Figure 3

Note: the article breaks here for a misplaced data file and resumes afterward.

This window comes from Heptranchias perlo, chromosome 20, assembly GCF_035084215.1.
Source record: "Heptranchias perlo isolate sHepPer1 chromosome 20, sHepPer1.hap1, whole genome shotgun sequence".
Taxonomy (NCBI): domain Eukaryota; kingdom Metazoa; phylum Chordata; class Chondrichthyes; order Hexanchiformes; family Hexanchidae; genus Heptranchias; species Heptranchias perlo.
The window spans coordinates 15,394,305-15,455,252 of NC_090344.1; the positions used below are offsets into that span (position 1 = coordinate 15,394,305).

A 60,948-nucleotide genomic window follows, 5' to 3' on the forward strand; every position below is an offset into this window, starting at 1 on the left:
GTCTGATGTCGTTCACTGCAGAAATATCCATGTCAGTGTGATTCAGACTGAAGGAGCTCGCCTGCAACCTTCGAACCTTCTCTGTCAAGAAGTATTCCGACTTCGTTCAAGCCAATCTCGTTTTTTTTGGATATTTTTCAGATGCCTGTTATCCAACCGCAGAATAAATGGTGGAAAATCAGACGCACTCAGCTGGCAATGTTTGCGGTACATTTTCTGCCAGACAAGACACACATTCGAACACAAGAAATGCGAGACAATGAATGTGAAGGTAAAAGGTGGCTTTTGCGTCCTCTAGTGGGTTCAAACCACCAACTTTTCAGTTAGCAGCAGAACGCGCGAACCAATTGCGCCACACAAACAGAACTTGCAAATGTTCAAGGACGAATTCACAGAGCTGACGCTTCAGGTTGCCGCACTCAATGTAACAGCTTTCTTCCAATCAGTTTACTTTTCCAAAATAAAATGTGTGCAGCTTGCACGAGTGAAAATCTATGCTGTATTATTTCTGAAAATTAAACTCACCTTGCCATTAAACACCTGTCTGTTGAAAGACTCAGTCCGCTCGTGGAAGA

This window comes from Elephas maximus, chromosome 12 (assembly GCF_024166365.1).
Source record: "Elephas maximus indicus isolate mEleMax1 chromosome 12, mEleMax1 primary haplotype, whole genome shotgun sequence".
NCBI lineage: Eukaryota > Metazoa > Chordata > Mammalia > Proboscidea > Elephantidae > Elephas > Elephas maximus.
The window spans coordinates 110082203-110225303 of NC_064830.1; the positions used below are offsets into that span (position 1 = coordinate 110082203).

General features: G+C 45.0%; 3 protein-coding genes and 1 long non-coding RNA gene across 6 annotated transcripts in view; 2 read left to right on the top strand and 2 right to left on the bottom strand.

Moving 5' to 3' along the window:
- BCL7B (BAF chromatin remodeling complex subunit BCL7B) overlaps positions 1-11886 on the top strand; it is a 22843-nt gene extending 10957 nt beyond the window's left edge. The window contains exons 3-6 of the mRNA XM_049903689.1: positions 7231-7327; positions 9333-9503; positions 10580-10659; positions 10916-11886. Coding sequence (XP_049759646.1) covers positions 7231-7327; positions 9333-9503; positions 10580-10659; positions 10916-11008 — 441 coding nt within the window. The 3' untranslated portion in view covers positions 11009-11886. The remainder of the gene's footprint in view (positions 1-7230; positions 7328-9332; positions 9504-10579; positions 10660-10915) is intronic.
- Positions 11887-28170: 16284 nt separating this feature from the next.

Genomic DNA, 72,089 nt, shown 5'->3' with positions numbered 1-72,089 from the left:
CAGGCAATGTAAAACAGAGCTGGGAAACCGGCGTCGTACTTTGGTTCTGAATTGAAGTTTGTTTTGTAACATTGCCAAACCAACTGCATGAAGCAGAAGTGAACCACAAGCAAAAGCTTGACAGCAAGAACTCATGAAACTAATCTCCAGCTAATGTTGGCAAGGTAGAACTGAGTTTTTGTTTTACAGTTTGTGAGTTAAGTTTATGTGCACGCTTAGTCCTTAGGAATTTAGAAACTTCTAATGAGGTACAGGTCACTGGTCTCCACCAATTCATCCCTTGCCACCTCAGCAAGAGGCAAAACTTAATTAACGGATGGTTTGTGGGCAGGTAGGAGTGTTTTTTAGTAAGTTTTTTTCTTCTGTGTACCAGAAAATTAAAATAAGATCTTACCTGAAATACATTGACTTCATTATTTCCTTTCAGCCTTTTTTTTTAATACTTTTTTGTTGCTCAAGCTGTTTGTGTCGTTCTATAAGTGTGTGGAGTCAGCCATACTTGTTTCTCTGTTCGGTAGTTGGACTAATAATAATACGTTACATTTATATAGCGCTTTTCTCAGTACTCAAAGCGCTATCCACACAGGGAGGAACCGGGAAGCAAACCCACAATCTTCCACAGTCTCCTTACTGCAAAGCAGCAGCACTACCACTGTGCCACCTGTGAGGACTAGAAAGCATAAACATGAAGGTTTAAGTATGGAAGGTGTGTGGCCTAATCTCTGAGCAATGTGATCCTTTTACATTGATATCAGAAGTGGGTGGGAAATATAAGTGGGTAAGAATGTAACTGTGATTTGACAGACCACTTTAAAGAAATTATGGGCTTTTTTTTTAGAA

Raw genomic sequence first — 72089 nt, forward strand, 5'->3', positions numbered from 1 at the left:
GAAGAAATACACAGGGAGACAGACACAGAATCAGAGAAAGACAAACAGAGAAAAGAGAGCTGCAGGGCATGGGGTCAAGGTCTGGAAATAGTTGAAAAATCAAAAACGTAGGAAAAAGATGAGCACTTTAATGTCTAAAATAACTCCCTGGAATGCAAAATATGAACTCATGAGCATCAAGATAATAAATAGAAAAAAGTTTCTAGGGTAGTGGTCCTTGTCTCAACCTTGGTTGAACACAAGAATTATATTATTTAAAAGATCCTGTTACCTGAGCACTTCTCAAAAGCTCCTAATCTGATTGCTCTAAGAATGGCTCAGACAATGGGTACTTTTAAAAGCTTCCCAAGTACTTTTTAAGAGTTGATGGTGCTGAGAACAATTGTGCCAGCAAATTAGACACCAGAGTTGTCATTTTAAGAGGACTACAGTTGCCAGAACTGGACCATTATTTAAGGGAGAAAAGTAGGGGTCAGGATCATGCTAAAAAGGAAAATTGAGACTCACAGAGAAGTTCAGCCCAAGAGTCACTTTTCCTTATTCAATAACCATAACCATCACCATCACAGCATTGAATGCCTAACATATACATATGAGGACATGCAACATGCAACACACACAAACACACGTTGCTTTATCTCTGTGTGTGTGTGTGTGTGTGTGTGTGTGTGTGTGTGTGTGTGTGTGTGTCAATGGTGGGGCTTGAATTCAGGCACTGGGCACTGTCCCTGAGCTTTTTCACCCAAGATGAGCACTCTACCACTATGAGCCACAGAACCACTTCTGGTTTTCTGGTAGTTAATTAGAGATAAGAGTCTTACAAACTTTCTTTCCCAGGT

Imprinted anomalies of RA FLS (cultured FLS derived from patients with RA). a | Somatic mutations might promote the aggressive characteristics and proliferation of FLS in RA. Inflammatory injury (e.g. from ROS or RNS) is thought to induce an imbalance in the expression of DNA repair proteins, decreasing levels of MSH6, which protects against point mutations, and simultaneously increasing expression of MSH3, which protects against large genomic rearrangements. Further mutations can result, and somatic mutations are inherited by daughter cells. b | Epigenetic modifications of FLS that contribute to pathology in RA can be inherited or induced by environmental factors. Aberrant patterns of histone acetylation alter gene expression in RA FLS; histone methylation and phosphorylation are additional epigenetic mechanisms that have not yet been thoroughly investigated in RA FLS. Altered expression of miRNA can contribute to the aggressive phenotype of RA FLS. Differential DNA methylation leads to altered expression of key genes involved in cell adhesion, cytokine production and proliferation. Abbreviations: FLS, fibroblast-like synoviocytes; HDAC, histone deacetylase; MSH6, DNA mismatch repair protein MSH6; MSH3, DNA mismatch repair protein MSH3; miRNA, microRNA; RA, rheumatoid arthritis; RNS, reactive nitrogen species; ROS, reactive oxygen species.